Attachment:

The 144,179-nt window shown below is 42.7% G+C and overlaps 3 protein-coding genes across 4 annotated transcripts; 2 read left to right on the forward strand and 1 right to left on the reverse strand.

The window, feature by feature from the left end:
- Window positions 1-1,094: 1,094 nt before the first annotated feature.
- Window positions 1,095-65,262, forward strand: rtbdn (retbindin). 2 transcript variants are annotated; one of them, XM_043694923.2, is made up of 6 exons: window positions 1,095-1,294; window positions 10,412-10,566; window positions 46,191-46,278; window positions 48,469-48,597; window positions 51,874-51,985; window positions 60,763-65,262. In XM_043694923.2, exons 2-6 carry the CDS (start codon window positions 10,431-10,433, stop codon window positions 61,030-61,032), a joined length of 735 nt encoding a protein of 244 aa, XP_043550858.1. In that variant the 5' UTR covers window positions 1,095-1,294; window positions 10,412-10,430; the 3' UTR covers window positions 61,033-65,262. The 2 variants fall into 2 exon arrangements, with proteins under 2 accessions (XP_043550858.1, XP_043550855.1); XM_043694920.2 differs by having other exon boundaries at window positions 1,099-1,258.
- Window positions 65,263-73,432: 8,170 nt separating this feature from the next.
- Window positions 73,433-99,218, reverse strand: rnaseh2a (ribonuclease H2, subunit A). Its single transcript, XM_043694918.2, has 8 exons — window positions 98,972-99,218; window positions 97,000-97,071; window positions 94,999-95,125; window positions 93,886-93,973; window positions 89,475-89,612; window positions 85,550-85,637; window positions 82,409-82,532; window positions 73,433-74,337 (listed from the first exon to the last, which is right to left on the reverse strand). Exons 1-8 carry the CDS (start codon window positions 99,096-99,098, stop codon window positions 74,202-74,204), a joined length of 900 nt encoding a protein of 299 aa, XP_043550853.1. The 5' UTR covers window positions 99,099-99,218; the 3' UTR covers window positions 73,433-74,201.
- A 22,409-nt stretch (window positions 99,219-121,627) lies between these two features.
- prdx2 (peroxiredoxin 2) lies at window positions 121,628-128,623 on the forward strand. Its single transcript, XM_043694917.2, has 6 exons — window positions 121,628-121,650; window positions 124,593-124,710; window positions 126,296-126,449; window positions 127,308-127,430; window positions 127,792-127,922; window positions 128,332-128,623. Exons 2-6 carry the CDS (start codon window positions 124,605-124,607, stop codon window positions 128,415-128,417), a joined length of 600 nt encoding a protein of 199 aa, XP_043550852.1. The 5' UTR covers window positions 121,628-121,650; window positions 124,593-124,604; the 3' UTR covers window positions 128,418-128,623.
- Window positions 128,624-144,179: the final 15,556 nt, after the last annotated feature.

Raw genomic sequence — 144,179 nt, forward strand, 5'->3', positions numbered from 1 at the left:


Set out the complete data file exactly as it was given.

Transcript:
The 144,179-nt window shown below is 42.7% G+C and overlaps 3 protein-coding genes across 4 annotated transcripts; 2 read left to right on the forward strand and 1 right to left on the reverse strand.

The window, feature by feature from the left end:
- Window positions 1-1,094: 1,094 nt before the first annotated feature.
- Window positions 1,095-65,262, forward strand: rtbdn (retbindin). 2 transcript variants are annotated; one of them, XM_043694923.2, is made up of 6 exons: window positions 1,095-1,294; window positions 10,412-10,566; window positions 46,191-46,278; window positions 48,469-48,597; window positions 51,874-51,985; window positions 60,763-65,262. In XM_043694923.2, exons 2-6 carry the CDS (start codon window positions 10,431-10,433, stop codon window positions 61,030-61,032), a joined length of 735 nt encoding a protein of 244 aa, XP_043550858.1. In that variant the 5' UTR covers window positions 1,095-1,294; window positions 10,412-10,430; the 3' UTR covers window positions 61,033-65,262. The 2 variants fall into 2 exon arrangements, with proteins under 2 accessions (XP_043550858.1, XP_043550855.1); XM_043694920.2 differs by having other exon boundaries at window positions 1,099-1,258.
- Window positions 65,263-73,432: 8,170 nt separating this feature from the next.
- Window positions 73,433-99,218, reverse strand: rnaseh2a (ribonuclease H2, subunit A). Its single transcript, XM_043694918.2, has 8 exons — window positions 98,972-99,218; window positions 97,000-97,071; window positions 94,999-95,125; window positions 93,886-93,973; window positions 89,475-89,612; window positions 85,550-85,637; window positions 82,409-82,532; window positions 73,433-74,337 (listed from the first exon to the last, which is right to left on the reverse strand). Exons 1-8 carry the CDS (start codon window positions 99,096-99,098, stop codon window positions 74,202-74,204), a joined length of 900 nt encoding a protein of 299 aa, XP_043550853.1. The 5' UTR covers window positions 99,099-99,218; the 3' UTR covers window positions 73,433-74,201.
- A 22,409-nt stretch (window positions 99,219-121,627) lies between these two features.
- prdx2 (peroxiredoxin 2) lies at window positions 121,628-128,623 on the forward strand. Its single transcript, XM_043694917.2, has 6 exons — window positions 121,628-121,650; window positions 124,593-124,710; window positions 126,296-126,449; window positions 127,308-127,430; window positions 127,792-127,922; window positions 128,332-128,623. Exons 2-6 carry the CDS (start codon window positions 124,605-124,607, stop codon window positions 128,415-128,417), a joined length of 600 nt encoding a protein of 199 aa, XP_043550852.1. The 5' UTR covers window positions 121,628-121,650; window positions 124,593-124,604; the 3' UTR covers window positions 128,418-128,623.
- Window positions 128,624-144,179: the final 15,556 nt, after the last annotated feature.

Raw genomic sequence — 144,179 nt, forward strand, 5'->3', positions numbered from 1 at the left: